enteral nutrition  the delivery of nutrients in liquid form directly into the stomach, duodenum, or jejunum.
parenteral nutrition  administration of nutriment intravenously.
total parenteral nutrition  (TPN) intravenous administration, via a central venous catheter, of the total nutrient requirements of a patient with gastrointestinal dysfunction.

nutrition

(no͞o-trĭsh′ən, nyo͞o-)
n.
1. The process of nourishing or being nourished, especially the process by which a living organism assimilates food and uses it for growth and for replacement of tissues.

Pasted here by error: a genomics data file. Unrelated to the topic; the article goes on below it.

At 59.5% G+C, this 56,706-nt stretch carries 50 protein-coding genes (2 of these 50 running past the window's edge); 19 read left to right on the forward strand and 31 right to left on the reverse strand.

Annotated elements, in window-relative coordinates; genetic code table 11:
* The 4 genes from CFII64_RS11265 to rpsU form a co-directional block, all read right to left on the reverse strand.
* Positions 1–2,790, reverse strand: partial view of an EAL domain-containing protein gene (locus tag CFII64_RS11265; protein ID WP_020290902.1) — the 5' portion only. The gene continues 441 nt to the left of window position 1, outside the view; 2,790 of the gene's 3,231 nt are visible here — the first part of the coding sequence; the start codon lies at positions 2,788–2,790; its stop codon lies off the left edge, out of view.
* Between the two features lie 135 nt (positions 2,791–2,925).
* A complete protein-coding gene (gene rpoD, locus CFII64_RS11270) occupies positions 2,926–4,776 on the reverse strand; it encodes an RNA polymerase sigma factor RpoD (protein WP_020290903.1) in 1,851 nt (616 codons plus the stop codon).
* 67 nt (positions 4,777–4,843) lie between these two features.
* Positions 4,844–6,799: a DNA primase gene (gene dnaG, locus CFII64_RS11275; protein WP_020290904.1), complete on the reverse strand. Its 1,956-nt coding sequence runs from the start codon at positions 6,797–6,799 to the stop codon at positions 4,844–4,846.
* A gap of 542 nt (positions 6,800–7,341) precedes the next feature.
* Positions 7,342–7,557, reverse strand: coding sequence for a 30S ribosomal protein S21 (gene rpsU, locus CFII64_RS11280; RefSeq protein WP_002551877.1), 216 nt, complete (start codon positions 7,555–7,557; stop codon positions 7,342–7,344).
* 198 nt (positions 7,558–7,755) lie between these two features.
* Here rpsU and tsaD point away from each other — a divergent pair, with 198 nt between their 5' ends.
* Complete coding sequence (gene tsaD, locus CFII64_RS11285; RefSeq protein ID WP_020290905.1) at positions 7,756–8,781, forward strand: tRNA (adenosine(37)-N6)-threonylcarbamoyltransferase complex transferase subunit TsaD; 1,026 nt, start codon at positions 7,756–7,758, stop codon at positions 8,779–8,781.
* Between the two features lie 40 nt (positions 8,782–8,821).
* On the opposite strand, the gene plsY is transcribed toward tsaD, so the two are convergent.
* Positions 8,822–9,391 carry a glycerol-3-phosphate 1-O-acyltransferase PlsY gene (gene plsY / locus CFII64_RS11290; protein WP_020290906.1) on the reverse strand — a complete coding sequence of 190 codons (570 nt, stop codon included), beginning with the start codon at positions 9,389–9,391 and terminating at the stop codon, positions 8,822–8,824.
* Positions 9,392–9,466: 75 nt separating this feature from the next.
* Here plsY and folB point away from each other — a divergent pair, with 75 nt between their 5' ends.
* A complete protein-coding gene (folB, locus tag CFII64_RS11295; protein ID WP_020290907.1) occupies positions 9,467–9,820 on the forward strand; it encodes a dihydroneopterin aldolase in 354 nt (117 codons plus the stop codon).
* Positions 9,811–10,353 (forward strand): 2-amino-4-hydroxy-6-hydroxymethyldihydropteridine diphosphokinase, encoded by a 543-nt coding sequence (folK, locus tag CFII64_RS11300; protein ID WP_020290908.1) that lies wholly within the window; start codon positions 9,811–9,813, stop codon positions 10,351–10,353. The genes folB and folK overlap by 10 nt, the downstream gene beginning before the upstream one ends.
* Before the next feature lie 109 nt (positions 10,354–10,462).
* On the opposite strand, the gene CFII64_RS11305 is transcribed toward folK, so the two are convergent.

2. The science or study that deals with food and nourishment, especially in humans.
3. A source of nourishment; food.

nu·tri′tion·al adj.
nu·tri′tion·al·ly adv.

nutrition

[n(y)o̅o̅trish′ən]
Etymology: L, nutriens
1 nourishment.
2 the sum of the processes involved in the taking in of nutrients and their assimilation and use for proper body functioning and maintenance of health. The successive stages include ingestion, digestion, absorption, assimilation, and excretion.
3 the study of food and drink as related to the growth and maintenance of living organisms.

nutrition

The study of the metabolic utilisation of foods.

nutrition

The study of the metabolic utilization of foods. See Applied nutrition, Malnutrition, Parenteral nutrition, Total parenteral nutrition.

nu·tri·tion

(nū-trish'ŭn)
1. A function of living plants and animals, consisting in the taking in and metabolism of food material whereby tissue is built up and energy liberated.